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  • Elland Conservation Area

    Appraisal & Management Plan

    October 2010

    www.calderdale.gov.uk

  • 1

    Contents 1. Summary P.3

    Elland Conservation Area

    Summary of Special Interest

    Key Characteristics of Elland Conservation Area

    2. What is a conservation area? P.5

    What does conservation area status mean?

    What is the purpose of this appraisal?

    Planning policy context

    3. Assessment of special interest P.7

    Location and context

    General character and plan form

    Geology, topography & landscape setting

    Materials

    Open spaces

    Key views & vistas

    4. Historic development of Elland P.11

    Early & Roman archaeology

    Anglo-Saxon

    Medieval to 1600

    Jacobean Elland

    Georgian Elland

    Roads

    Rivers & canals

    Railways

    Industry

    Businesses

    5. Character Areas P.15

    Character area 1: River & canal area

    Character area 2: The Cross, St Marys Church & Northgate

    Character area 3: Southgate & Town Hall area

    Character area 4: Providence Street, Timber Street area

    Character area 5: South Lane, James Street industrial area

    6. Boundary review of Elland Conservation Area P.25

    7. Community involvement P.26

    8. Management Plan P.27

    Problems, pressures & capacity for change

    Policy guidance

    Extra design guidance for conservation areas

    Central Elland Supplementary Planning Document (SPD)

    Bids for funding for enhancement works

    9. References P.37

  • 2

    Appendices Appendix 1 Listed building descriptions

    Appendix 2 Plan of open spaces, views, listed & key unlisted buildings

    Appendix 3 Plan of character contributions

    Appendix 4 Plan of land use & highway materials

    Appendix 5 Plan of boundary alterations 2010 & character areas

    Appendix 6 Historic map 1854

    Appendix 7 Historic map 1893

    Appendix 8 Historic map 1956

    Appendix 9 Historic map 1960

  • 3

    1.Summary

    Elland Conservation Area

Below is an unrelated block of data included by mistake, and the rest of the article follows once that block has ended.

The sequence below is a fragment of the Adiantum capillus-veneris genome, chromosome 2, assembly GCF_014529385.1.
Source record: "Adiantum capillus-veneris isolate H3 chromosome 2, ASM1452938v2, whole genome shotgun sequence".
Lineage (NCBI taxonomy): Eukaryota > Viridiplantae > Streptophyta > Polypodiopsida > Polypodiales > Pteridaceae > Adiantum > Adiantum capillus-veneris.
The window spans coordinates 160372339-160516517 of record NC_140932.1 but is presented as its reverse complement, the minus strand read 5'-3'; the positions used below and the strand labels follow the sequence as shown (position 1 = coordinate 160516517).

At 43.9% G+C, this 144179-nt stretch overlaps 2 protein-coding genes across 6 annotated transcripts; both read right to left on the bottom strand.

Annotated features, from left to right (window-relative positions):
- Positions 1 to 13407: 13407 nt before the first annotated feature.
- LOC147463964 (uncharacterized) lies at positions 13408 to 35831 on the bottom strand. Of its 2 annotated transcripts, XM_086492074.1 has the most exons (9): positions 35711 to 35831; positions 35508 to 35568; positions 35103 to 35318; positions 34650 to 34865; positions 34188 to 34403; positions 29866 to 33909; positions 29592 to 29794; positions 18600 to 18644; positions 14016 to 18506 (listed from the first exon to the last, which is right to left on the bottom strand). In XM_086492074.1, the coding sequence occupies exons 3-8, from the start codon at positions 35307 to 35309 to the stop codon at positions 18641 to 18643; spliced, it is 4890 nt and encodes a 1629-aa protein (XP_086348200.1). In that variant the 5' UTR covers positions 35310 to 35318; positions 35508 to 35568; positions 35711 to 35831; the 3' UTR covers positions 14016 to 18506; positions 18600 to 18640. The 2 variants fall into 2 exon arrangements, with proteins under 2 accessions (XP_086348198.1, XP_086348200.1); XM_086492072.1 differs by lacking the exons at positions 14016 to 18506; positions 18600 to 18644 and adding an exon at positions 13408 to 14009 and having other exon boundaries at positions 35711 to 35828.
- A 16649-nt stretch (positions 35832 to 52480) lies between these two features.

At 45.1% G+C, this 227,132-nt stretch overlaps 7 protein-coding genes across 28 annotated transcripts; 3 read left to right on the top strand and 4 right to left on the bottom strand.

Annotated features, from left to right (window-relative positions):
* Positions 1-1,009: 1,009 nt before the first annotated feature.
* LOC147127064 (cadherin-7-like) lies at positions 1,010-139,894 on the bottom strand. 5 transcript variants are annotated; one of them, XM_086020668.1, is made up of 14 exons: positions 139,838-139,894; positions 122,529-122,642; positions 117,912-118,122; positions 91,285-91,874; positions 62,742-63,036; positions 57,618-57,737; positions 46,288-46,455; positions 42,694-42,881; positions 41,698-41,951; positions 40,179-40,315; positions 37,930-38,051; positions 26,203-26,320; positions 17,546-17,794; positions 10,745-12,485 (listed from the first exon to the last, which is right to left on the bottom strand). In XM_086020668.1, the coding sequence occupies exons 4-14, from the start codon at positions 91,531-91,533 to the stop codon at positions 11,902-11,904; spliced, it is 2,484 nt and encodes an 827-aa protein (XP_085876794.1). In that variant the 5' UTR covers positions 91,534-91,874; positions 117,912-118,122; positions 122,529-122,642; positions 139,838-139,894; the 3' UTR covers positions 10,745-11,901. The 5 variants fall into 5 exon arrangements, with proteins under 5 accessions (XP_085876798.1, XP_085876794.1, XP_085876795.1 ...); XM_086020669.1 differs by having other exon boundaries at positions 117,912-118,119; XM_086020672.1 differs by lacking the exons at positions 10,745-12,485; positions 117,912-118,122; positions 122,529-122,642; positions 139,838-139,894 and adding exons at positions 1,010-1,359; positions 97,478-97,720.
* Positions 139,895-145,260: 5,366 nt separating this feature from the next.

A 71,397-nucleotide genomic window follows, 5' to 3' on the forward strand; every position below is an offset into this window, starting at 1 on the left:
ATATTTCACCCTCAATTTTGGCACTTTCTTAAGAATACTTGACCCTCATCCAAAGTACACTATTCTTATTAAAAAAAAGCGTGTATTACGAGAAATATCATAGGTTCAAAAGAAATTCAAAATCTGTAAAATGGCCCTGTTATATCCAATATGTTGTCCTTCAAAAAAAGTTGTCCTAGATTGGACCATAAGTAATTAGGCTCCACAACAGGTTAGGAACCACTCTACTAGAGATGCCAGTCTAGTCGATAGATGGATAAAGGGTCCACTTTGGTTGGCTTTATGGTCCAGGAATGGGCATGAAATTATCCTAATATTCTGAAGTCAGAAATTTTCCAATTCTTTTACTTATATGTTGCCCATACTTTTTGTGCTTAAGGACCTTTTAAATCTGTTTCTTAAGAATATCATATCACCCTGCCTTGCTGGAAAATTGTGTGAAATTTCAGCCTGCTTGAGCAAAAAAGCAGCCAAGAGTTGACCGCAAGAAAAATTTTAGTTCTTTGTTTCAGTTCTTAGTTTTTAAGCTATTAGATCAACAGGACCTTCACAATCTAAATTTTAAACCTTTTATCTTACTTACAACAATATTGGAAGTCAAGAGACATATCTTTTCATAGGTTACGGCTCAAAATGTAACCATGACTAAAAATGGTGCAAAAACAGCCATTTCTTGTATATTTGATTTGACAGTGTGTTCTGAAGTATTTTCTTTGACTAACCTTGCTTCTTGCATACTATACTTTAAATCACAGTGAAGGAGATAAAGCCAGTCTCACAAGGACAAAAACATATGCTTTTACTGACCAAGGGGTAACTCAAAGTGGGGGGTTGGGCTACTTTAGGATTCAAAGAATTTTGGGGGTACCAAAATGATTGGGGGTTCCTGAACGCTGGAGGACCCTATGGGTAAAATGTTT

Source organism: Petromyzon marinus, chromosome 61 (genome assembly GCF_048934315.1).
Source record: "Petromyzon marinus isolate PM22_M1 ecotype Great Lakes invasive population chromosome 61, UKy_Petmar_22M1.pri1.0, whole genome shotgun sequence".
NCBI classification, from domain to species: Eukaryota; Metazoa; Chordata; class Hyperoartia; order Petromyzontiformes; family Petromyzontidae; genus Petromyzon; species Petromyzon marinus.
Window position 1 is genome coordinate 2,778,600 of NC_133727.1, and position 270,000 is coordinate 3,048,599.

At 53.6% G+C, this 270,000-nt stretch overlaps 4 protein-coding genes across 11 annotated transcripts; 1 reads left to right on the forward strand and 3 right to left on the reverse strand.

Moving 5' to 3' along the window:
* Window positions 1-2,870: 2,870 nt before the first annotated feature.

Elland Conservation Area was first designated on 25th February 1992, then extended

    on 25th October 2010. The boundary of the conservation area was drawn to include

    the medieval core of the town centre around The Cross, and adjoining areas

    developed in later historic periods. The conservation area includes over 20 listed

    buildings and the principal religious, commercial, civic and canal/riverside buildings

    and structures which contribute to the townscape quality and character. It excludes

    the major residential and industrial areas on the edge of the town centre which are

    generally later additions from after 1850.

    Summary of Special Interest

    The special historic interest of Elland derives initially from its geography and

    topography, where it developed as an early crossing point of the River Calder,

    originally by ford and stepping stones, then a series of bridges. Ancient trackways

    converged south of the crossing point and important routes developed to all

    directions from The Cross - the site of an ancient preaching place and an early stone

    cross. The Cross later became the site for the Church of St Mary the Virgin, which

    was built in the late twelfth century, and is the second oldest church in Calderdale.

    Elland gained importance from the 12th Century as it was one of the few places to be

    granted a weekly market and in this era Elland was more prosperous than Halifax.

    Cloth production and turnpike developments caused the town to grow in the 16th

    Century. Canal and railway developments further improved Ellands connections

    encouraging growth. By the late 19th Century, Elland was granted Urban District

    status and gained some exceptional buildings for a small town.

    The use of local natural stone (including Elland Flags), stone slate and blue slate

    roofs, some stone setts and paving all contribute to the local character. The steep

    stone setted walkway at Gog Hill is a distinctive feature of Elland. The medieval core

    of the town has 2-3 storey commercial and civic buildings. These contrast with the

    larger scale industrial mills and chimneys on the outer edges of Elland which appear

    more dramatic due to the landscape setting of river valleys, cliff edges and hillsides.

  • 4

    Key Characteristics of Elland Conservation Area:

    Variety and juxtaposition of architectural styles, grand and imposing

    exceptional buildings next to smaller vernacular buildings

    Topography river crossing point, canal and roads in the valley with the town

    centre on the hill above